You can see it from your home, and many of you can smell it. For the second time in less than three weeks, Canadian wildfire smoke is impacting the air quality in Northeast Ohio.

Here's what you need to know:

Air Quality Alert

As of 9 a.m. on Wednesday, Northeast Ohio's air quality level is at 291, which puts us in the "Very Unhealthy" range. Everyone is advised to stay inside and should consider rescheduling any activities that are scheduled for the outdoors, according to the Ohio EPA.

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The Ohio EPA's statewide Air Quality Alert is in effect until 12 a.m. on Thursday.

How to check the Air Quality in your zip code

You can check the air quality in your area on this map.

How to stay safe

Authorities in Summit County released the following tips to protect yourself from the smoke:
1. Pay attention to local air quality reports and watch for health warnings about smoke. Take extra precautions such as limiting outdoor activity, especially exercise.
2. Pay attention to air visibility guidelines.
3. As it is recommended, stay indoors and keep your indoor air as clean as possible. Keep windows and doors closed unless it is very hot outside. Run an air conditioner if you have one, but keep the fresh air intake closed and the filter clean to prevent outdoor smoke from getting inside. Seek shelter somewhere else if you do not have an air conditioner and it is too warm to stay inside with the windows closed.
4. Use a freestanding indoor air filter with particle removal to help protect vulnerable individuals.
5. Do not add to indoor pollution. When smoke levels are high, do not use anything that burns, such as candles and fireplaces. Do not vacuum, because vacuuming stirs up particles already inside your home. Do not smoke tobacco or other products, because smoking puts even more pollution into the air.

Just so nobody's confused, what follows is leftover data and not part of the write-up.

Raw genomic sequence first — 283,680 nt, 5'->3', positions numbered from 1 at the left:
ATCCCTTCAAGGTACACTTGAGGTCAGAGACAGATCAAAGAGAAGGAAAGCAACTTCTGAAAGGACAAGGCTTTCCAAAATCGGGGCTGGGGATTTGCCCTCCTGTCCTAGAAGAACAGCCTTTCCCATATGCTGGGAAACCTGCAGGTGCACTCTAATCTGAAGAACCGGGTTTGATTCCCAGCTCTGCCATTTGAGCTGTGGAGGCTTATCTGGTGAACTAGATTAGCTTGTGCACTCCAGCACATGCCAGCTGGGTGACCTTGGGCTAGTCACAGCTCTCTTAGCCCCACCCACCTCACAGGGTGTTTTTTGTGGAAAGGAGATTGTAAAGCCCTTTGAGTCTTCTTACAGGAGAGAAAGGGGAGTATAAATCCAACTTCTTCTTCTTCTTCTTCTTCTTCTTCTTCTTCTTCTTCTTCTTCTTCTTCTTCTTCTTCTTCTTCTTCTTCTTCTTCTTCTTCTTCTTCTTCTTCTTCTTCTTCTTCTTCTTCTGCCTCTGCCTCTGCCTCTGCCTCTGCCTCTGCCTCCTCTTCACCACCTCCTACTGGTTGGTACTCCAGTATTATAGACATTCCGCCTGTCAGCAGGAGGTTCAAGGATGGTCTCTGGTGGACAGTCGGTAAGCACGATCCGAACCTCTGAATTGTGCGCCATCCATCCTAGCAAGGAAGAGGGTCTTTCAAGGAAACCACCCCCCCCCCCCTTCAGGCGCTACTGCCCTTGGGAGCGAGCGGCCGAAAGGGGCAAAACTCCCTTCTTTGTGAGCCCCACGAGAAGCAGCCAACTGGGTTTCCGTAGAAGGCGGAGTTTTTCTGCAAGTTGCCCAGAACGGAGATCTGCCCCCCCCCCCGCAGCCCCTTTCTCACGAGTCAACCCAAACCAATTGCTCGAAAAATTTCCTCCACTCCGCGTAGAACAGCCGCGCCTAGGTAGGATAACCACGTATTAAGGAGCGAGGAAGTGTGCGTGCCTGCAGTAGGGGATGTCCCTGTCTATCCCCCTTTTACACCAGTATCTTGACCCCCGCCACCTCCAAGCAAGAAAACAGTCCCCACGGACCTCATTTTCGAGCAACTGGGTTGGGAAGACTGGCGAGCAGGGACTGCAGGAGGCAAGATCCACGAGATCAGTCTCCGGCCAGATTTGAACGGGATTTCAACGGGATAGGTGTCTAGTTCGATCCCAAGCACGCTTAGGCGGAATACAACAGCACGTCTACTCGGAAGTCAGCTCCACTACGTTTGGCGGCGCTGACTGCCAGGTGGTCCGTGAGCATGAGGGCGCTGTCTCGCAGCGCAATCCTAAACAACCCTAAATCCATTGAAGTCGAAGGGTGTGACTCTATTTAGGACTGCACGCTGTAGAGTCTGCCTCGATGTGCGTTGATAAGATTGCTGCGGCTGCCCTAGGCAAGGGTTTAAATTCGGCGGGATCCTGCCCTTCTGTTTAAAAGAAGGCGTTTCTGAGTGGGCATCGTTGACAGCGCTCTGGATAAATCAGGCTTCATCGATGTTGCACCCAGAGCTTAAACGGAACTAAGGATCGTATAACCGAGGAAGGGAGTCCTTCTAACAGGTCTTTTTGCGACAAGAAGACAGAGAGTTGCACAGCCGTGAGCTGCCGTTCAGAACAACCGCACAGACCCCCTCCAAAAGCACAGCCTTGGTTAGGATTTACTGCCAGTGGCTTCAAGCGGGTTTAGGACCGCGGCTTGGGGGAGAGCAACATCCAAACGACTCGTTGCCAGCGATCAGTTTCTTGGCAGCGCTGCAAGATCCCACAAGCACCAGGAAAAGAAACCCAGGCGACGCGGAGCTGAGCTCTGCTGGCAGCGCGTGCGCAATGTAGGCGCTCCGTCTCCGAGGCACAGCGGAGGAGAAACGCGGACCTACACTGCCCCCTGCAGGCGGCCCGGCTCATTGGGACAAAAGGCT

6. Stay hydrated by drinking plenty of water. If your eyes, nose or throat are irritated, running a humidifier may provide some relief.
7. Follow your doctor’s advice about medicines and about your respiratory management plan if you have asthma or another lung disease or cardiovascular disease. Call your doctor immediately if your symptoms worsen.
8. Do not rely on dust masks for protection, these masks will not protect your lungs from smoke particles.
9. Avoid smoke exposure during outdoor recreation. If conditions are considered unhealthy avoid or limit your outdoors exposure time.
10. Those with asthma are encouraged to carefully follow your asthma action plan, if you have one. Make sure you have enough medication for several days.

Health impacts

Breathing in smoke can have immediate health effects, including:

  • Coughing
  • Trouble breathing normally
  • Stinging eyes
  • Scratchy throat
  • Runny nose
  • Irritated sinuses
  • Wheezing and shortness of breath
  • Chest pain
  • Headaches
  • Asthma trigger
  • Tiredness
  • Fast heartbeat


To view everything that is closed Wednesday due to the alert, click here.

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